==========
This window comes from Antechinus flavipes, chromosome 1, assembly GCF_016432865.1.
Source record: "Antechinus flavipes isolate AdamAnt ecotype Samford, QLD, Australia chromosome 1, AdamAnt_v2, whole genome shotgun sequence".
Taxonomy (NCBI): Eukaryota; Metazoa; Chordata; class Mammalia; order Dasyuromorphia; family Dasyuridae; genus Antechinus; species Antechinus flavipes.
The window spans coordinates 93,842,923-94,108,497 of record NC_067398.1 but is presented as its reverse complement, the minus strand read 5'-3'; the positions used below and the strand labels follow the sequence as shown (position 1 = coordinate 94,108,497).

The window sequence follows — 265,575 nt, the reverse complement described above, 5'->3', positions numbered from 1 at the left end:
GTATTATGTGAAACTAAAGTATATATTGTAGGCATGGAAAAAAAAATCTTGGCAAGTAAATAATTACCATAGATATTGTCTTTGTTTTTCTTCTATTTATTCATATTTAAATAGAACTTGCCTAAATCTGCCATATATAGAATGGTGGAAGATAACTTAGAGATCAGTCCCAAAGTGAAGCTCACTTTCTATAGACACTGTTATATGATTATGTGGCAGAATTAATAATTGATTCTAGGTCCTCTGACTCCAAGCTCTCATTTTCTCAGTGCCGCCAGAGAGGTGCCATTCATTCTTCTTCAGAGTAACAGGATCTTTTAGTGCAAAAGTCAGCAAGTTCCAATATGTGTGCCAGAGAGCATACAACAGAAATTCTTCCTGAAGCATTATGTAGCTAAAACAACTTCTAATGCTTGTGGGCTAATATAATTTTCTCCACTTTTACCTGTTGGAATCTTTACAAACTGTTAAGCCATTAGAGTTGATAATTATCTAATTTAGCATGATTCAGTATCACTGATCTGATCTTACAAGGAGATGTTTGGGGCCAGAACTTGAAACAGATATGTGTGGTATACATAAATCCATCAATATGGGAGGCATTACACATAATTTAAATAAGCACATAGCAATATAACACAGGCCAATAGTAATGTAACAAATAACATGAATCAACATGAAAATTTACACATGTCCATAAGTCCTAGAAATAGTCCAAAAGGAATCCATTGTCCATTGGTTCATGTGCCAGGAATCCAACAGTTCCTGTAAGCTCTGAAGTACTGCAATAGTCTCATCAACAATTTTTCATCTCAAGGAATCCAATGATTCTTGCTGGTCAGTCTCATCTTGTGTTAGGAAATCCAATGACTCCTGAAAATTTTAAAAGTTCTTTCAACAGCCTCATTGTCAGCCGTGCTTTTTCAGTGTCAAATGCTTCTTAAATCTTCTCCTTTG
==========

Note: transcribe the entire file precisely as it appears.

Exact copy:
This window comes from Antechinus flavipes, chromosome 1, assembly GCF_016432865.1.
Source record: "Antechinus flavipes isolate AdamAnt ecotype Samford, QLD, Australia chromosome 1, AdamAnt_v2, whole genome shotgun sequence".
Taxonomy (NCBI): Eukaryota; Metazoa; Chordata; class Mammalia; order Dasyuromorphia; family Dasyuridae; genus Antechinus; species Antechinus flavipes.
The window spans coordinates 93,842,923-94,108,497 of record NC_067398.1 but is presented as its reverse complement, the minus strand read 5'-3'; the positions used below and the strand labels follow the sequence as shown (position 1 = coordinate 94,108,497).

The window sequence follows — 265,575 nt, the reverse complement described above, 5'->3', positions numbered from 1 at the left end:
GTATTATGTGAAACTAAAGTATATATTGTAGGCATGGAAAAAAAAATCTTGGCAAGTAAATAATTACCATAGATATTGTCTTTGTTTTTCTTCTATTTATTCATATTTAAATAGAACTTGCCTAAATCTGCCATATATAGAATGGTGGAAGATAACTTAGAGATCAGTCCCAAAGTGAAGCTCACTTTCTATAGACACTGTTATATGATTATGTGGCAGAATTAATAATTGATTCTAGGTCCTCTGACTCCAAGCTCTCATTTTCTCAGTGCCGCCAGAGAGGTGCCATTCATTCTTCTTCAGAGTAACAGGATCTTTTAGTGCAAAAGTCAGCAAGTTCCAATATGTGTGCCAGAGAGCATACAACAGAAATTCTTCCTGAAGCATTATGTAGCTAAAACAACTTCTAATGCTTGTGGGCTAATATAATTTTCTCCACTTTTACCTGTTGGAATCTTTACAAACTGTTAAGCCATTAGAGTTGATAATTATCTAATTTAGCATGATTCAGTATCACTGATCTGATCTTACAAGGAGATGTTTGGGGCCAGAACTTGAAACAGATATGTGTGGTATACATAAATCCATCAATATGGGAGGCATTACACATAATTTAAATAAGCACATAGCAATATAACACAGGCCAATAGTAATGTAACAAATAACATGAATCAACATGAAAATTTACACATGTCCATAAGTCCTAGAAATAGTCCAAAAGGAATCCATTGTCCATTGGTTCATGTGCCAGGAATCCAACAGTTCCTGTAAGCTCTGAAGTACTGCAATAGTCTCATCAACAATTTTTCATCTCAAGGAATCCAATGATTCTTGCTGGTCAGTCTCATCTTGTGTTAGGAAATCCAATGACTCCTGAAAATTTTAAAAGTTCTTTCAACAGCCTCATTGTCAGCCGTGCTTTTTCAGTGTCAAATGCTTCTTAAATCTTCTCCTTTG